Intraspecific Genetic Adaptation in Forest Trees and Its Ecological Implications Under a Changing Climate
Thursday, August 13, 2015: 8:00 AM-11:30 AM
337, Baltimore Convention Center
Laura P. Leites, Pennsylvania State University
Anantha Prasad, Northern Research Station, USDA Forest Service
Kristen Brubaker, Hobart and William Smith Colleges
More than 200 hundred years of genecology studies, including provenance and common garden tests, have demonstrated that many forest tree species have ample intra specific genetic variation which is often associated with climatic gradients. These have been largely interpreted as evidence of local adaptation to climate. Populations have different climate optima and their adaptation involves adjusting traits such as phenology, and cold and drought tolerance. In general, populations from colder climates have increased cold hardiness and shorter growing seasons than those inhabiting milder climates. Despite being adapted, populations of some species inhabit suboptimal climates as a result of a combination of lag in natural selection and biotic competition. The degree of suboptimal climate inhabited differs among populations and thus a given change in climate will affect populations differently.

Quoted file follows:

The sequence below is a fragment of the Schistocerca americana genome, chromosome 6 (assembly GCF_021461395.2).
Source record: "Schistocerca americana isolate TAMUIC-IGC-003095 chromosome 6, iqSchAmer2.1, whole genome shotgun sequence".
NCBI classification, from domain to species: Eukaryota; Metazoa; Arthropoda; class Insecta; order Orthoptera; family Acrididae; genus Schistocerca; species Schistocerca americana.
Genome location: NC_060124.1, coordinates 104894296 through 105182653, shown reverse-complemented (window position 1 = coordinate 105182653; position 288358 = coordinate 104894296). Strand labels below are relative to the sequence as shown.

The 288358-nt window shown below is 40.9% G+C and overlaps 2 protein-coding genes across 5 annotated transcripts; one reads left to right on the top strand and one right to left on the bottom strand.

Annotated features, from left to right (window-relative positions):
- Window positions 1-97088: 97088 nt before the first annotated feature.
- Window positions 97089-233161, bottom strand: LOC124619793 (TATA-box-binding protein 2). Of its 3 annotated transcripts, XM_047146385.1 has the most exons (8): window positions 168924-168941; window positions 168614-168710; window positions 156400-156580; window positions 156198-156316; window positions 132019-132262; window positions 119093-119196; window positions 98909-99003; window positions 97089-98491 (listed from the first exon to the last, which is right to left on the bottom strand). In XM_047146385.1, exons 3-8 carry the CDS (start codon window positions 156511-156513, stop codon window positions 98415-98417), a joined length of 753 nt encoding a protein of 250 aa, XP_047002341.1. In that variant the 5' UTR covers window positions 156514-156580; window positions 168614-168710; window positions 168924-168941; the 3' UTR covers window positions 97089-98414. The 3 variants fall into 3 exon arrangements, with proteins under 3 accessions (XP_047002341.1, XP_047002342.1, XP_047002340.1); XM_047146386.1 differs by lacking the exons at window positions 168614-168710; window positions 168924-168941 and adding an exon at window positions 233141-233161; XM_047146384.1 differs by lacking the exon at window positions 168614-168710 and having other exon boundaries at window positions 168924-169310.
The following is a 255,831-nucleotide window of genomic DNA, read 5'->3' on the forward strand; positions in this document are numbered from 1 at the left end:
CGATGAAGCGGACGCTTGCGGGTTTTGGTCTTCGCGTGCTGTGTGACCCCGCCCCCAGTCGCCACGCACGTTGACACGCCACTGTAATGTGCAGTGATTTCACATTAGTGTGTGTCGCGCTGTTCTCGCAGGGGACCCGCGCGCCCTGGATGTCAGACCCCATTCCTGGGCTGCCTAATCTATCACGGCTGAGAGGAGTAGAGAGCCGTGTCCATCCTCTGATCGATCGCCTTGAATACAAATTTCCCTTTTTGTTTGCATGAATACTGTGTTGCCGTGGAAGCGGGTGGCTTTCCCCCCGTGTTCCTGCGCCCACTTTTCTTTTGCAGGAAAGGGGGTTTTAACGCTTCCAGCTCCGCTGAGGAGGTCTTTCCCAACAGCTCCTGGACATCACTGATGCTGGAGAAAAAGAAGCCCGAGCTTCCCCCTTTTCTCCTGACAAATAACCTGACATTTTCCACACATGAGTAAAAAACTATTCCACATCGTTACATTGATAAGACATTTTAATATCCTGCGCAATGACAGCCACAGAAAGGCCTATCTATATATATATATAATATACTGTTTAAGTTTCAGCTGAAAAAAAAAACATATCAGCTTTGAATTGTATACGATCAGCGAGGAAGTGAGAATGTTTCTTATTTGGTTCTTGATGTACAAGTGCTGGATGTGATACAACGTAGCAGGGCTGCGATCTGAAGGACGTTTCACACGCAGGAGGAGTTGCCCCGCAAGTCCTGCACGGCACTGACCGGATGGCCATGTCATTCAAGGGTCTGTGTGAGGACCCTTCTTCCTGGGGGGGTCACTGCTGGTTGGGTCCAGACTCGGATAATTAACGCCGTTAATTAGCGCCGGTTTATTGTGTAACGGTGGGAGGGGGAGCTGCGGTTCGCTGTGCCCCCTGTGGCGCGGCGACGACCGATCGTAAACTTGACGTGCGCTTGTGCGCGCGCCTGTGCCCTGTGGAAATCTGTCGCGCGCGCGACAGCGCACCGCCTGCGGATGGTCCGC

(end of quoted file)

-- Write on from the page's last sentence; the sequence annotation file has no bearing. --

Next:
The fate of a species under a changing climate is commonly evaluated assuming species are relatively homogenous; this however can lead to biased projections due to intraspecific variation. In recent years, understanding and modeling intra-specific genetic and ecological variation to changes in climate has received increased attention in order to address the challenge of species’ shifting range boundaries. The focus of research has encompassed “rediscovering” historic provenance tests as experiments in climate change, the assessment of genetic variation and traits using molecular markers, and modeling with extensive field data via new computational methods.
Ecological understanding and quantification of populations’ responses to changes in climate has the potential to integrate and synergize several fields dealing with tree species conservation and management. Projecting changes in species ranges and assemblages, and understanding changes in species recruitment, mortality, and inter-specific competition dynamics, will be aided by a better understanding of populations’ adaptive responses to changing climate. Elucidating the spread and the effects of other biotic pressures, such as pests and diseases, under a changing climate will require quantification of the interaction between intra specific differences in adaptation and pest or pathogen biology. Populations inhabiting the edge of the species range are often at the limit of their environmental tolerance, thus the vulnerability to a biotic stressor may be amplified.
The purpose of this session is to engender collaboration in this rich, inter-disciplinary and crucial field by assembling recent research and modeling work that 1) elucidates populations’ responses to changes in climate, 2) evaluates the ecological implications of these differential responses, and 3) shows how this research can be utilized to aid forest adaptation.